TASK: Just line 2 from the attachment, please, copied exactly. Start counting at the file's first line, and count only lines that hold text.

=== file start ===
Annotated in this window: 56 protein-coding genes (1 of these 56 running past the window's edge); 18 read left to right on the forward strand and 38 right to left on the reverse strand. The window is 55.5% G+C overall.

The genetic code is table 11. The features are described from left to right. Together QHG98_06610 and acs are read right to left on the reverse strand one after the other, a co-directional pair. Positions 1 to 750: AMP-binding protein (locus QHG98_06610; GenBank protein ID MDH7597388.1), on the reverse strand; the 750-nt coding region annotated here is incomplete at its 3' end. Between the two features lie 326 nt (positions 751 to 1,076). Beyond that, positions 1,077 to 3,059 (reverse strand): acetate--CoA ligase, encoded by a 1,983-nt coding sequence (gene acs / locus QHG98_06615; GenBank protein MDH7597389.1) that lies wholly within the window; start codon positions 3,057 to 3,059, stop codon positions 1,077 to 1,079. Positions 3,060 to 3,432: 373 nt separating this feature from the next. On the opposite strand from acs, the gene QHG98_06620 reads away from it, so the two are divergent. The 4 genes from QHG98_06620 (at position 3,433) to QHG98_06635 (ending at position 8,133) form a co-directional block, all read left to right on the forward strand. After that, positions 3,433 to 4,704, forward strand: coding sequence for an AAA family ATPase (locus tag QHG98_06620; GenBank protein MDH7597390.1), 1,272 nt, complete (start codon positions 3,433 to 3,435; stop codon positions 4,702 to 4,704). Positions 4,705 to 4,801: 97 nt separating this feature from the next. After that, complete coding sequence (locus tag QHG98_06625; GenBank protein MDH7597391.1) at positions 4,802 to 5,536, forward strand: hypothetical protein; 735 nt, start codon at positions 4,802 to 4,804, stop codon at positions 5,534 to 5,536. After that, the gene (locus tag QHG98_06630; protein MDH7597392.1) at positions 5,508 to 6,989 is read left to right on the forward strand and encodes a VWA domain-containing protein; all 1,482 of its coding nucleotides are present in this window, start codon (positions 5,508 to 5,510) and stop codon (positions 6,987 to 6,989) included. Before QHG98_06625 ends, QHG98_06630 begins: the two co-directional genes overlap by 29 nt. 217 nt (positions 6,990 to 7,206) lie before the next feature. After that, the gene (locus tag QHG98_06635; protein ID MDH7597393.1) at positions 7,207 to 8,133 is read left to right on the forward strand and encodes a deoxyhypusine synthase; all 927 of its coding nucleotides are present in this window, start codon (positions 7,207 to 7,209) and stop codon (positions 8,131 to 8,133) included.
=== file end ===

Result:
The genetic code is table 11. The features are described from left to right. Together QHG98_06610 and acs are read right to left on the reverse strand one after the other, a co-directional pair. Positions 1 to 750: AMP-binding protein (locus QHG98_06610; GenBank protein ID MDH7597388.1), on the reverse strand; the 750-nt coding region annotated here is incomplete at its 3' end. Between the two features lie 326 nt (positions 751 to 1,076). Beyond that, positions 1,077 to 3,059 (reverse strand): acetate--CoA ligase, encoded by a 1,983-nt coding sequence (gene acs / locus QHG98_06615; GenBank protein MDH7597389.1) that lies wholly within the window; start codon positions 3,057 to 3,059, stop codon positions 1,077 to 1,079. Positions 3,060 to 3,432: 373 nt separating this feature from the next. On the opposite strand from acs, the gene QHG98_06620 reads away from it, so the two are divergent. The 4 genes from QHG98_06620 (at position 3,433) to QHG98_06635 (ending at position 8,133) form a co-directional block, all read left to right on the forward strand. After that, positions 3,433 to 4,704, forward strand: coding sequence for an AAA family ATPase (locus tag QHG98_06620; GenBank protein MDH7597390.1), 1,272 nt, complete (start codon positions 3,433 to 3,435; stop codon positions 4,702 to 4,704). Positions 4,705 to 4,801: 97 nt separating this feature from the next. After that, complete coding sequence (locus tag QHG98_06625; GenBank protein MDH7597391.1) at positions 4,802 to 5,536, forward strand: hypothetical protein; 735 nt, start codon at positions 4,802 to 4,804, stop codon at positions 5,534 to 5,536. After that, the gene (locus tag QHG98_06630; protein MDH7597392.1) at positions 5,508 to 6,989 is read left to right on the forward strand and encodes a VWA domain-containing protein; all 1,482 of its coding nucleotides are present in this window, start codon (positions 5,508 to 5,510) and stop codon (positions 6,987 to 6,989) included. Before QHG98_06625 ends, QHG98_06630 begins: the two co-directional genes overlap by 29 nt. 217 nt (positions 6,990 to 7,206) lie before the next feature. After that, the gene (locus tag QHG98_06635; protein ID MDH7597393.1) at positions 7,207 to 8,133 is read left to right on the forward strand and encodes a deoxyhypusine synthase; all 927 of its coding nucleotides are present in this window, start codon (positions 7,207 to 7,209) and stop codon (positions 8,131 to 8,133) included.